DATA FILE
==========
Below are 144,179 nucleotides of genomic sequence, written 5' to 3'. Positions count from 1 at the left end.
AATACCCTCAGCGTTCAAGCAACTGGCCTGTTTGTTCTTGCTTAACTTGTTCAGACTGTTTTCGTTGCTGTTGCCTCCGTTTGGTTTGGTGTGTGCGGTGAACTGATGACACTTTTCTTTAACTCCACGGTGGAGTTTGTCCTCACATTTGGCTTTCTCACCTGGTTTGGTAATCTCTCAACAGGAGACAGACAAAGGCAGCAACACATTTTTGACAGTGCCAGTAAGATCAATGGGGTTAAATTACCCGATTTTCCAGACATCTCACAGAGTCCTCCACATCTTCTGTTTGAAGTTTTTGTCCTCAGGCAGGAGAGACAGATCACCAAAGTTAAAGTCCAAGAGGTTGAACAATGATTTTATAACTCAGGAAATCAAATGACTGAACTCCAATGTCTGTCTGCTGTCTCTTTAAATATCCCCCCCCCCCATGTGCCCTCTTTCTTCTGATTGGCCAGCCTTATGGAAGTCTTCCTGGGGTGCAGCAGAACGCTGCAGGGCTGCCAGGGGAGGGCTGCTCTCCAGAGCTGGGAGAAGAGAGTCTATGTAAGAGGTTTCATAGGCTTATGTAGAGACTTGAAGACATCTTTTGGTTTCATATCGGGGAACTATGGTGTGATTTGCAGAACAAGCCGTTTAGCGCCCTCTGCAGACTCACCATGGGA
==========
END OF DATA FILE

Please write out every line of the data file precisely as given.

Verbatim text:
Below are 144,179 nucleotides of genomic sequence, written 5' to 3'. Positions count from 1 at the left end.
AATACCCTCAGCGTTCAAGCAACTGGCCTGTTTGTTCTTGCTTAACTTGTTCAGACTGTTTTCGTTGCTGTTGCCTCCGTTTGGTTTGGTGTGTGCGGTGAACTGATGACACTTTTCTTTAACTCCACGGTGGAGTTTGTCCTCACATTTGGCTTTCTCACCTGGTTTGGTAATCTCTCAACAGGAGACAGACAAAGGCAGCAACACATTTTTGACAGTGCCAGTAAGATCAATGGGGTTAAATTACCCGATTTTCCAGACATCTCACAGAGTCCTCCACATCTTCTGTTTGAAGTTTTTGTCCTCAGGCAGGAGAGACAGATCACCAAAGTTAAAGTCCAAGAGGTTGAACAATGATTTTATAACTCAGGAAATCAAATGACTGAACTCCAATGTCTGTCTGCTGTCTCTTTAAATATCCCCCCCCCCCATGTGCCCTCTTTCTTCTGATTGGCCAGCCTTATGGAAGTCTTCCTGGGGTGCAGCAGAACGCTGCAGGGCTGCCAGGGGAGGGCTGCTCTCCAGAGCTGGGAGAAGAGAGTCTATGTAAGAGGTTTCATAGGCTTATGTAGAGACTTGAAGACATCTTTTGGTTTCATATCGGGGAACTATGGTGTGATTTGCAGAACAAGCCGTTTAGCGCCCTCTGCAGACTCACCATGGGA